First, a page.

The department said that the facility, which includes a pediatric center, had agreed not to admit new patients until the outbreak ended.
The latest death occurred Friday when a child succumbed to adenovirus, according to officials. A staff member also became ill. "We are working every day to ensure all infection control protocols are continuously followed and closely monitoring the situation at the facility".
Health Department spokeswoman Donna Leusner said Thursday the person had already been ill so the diagnosis does not necessarily mean the virus is still spreading.
The illness, identified as adenovirus 7, poses the most significant risk to patients with weakened immune systems or existing respiratory and cardiac disease.
Those affected range in age from toddlers to young adults, with the vast majority under the age of 18.
China, Japan pledge to forge closer ties
Abe made the remark while keeping in mind Chinese vessels' intrusions into Japan's territorial waters around the Senkaku Islands. Mr Abe is expected to meet with President Xi Jinping later this week in the first full-scale Sino-Japanese summit since 2011.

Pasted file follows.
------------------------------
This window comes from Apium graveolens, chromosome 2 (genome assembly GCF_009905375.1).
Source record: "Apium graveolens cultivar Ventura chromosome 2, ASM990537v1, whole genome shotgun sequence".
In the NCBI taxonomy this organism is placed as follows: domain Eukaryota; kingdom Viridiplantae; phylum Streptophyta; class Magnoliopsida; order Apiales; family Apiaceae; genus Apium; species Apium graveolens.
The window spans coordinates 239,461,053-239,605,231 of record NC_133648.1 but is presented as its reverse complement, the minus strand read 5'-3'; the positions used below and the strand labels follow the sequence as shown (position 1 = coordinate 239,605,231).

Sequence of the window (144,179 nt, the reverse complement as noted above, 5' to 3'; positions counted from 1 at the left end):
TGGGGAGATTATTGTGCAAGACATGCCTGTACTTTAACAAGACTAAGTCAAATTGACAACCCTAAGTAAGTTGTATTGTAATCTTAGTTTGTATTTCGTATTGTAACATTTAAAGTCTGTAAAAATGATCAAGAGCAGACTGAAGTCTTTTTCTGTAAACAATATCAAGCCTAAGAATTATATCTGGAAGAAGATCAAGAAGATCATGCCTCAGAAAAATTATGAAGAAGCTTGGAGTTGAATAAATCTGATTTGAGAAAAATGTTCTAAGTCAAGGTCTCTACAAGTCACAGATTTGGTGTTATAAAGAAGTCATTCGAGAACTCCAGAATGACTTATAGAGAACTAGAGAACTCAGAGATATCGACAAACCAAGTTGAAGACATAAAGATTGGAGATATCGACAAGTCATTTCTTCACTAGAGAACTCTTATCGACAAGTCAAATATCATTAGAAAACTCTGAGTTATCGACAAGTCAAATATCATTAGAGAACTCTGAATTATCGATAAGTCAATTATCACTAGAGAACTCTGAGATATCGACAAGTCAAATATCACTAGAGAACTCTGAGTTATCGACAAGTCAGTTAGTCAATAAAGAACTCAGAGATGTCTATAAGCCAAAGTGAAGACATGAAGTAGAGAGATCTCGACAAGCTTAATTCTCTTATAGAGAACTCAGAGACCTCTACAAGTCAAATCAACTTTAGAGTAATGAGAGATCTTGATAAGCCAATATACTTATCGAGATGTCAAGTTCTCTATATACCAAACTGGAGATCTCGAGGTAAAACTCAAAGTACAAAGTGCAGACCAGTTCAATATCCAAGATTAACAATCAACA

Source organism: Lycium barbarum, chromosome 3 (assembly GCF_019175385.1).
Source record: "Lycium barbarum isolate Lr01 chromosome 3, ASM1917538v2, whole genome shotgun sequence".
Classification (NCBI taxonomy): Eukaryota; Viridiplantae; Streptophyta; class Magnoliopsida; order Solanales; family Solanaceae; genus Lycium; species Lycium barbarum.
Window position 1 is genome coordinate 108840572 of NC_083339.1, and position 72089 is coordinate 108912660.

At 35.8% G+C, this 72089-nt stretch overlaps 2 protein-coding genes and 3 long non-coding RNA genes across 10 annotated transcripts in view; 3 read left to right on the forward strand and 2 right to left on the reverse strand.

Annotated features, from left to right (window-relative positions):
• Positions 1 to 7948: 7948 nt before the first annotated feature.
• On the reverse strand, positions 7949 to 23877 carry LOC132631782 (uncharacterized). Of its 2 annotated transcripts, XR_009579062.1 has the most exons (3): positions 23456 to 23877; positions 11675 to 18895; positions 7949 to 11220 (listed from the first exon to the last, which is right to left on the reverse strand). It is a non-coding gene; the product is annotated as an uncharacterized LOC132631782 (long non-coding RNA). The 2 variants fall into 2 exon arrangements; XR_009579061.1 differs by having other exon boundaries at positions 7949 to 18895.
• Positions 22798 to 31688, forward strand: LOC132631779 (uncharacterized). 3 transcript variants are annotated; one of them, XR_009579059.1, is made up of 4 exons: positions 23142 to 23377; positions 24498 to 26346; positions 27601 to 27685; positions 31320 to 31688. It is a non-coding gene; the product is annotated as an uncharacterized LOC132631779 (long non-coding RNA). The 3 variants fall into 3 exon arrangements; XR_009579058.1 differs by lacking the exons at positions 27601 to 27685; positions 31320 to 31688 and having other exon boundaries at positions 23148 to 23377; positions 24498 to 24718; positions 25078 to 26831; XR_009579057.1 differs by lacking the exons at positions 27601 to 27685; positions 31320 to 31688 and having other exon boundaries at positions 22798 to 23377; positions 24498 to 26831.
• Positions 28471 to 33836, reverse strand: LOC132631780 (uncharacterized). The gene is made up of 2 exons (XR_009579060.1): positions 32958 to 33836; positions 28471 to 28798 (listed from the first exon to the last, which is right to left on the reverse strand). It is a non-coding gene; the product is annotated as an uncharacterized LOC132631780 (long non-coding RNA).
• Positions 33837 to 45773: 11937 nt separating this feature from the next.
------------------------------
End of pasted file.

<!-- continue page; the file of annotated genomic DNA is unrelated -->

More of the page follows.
A sign for the Wanaque Center for Nursing and Rehabilitation in New Jersey, where six children died from an outbreak of adenovirus. They also note this strain has been particularly associated with disease in communal living facilities.
Among the 25 children sickened, nine have died, the Health Department said.
Both the staff at the facility as well as state authorities are continuous in the efforts to contain the spread of the virus. That said, investigations on the outbreak are ongoing, and so are the measures to prevent the further spread of the virus.
In a review by the government's Centers for Medicare and Medicaid Services, Wanaque was awarded an above-average ranking in overall quality but was given a below-average health inspection rating.
From 2003 through 2016, the two most commonly reported adenovirus types in the U.S. were types 2 and 3, though four additional types - 1, 4, 7 and 14 - also caused illness, according to a 2017 report from the National Center for Immunization and Respiratory Disease of the CDC.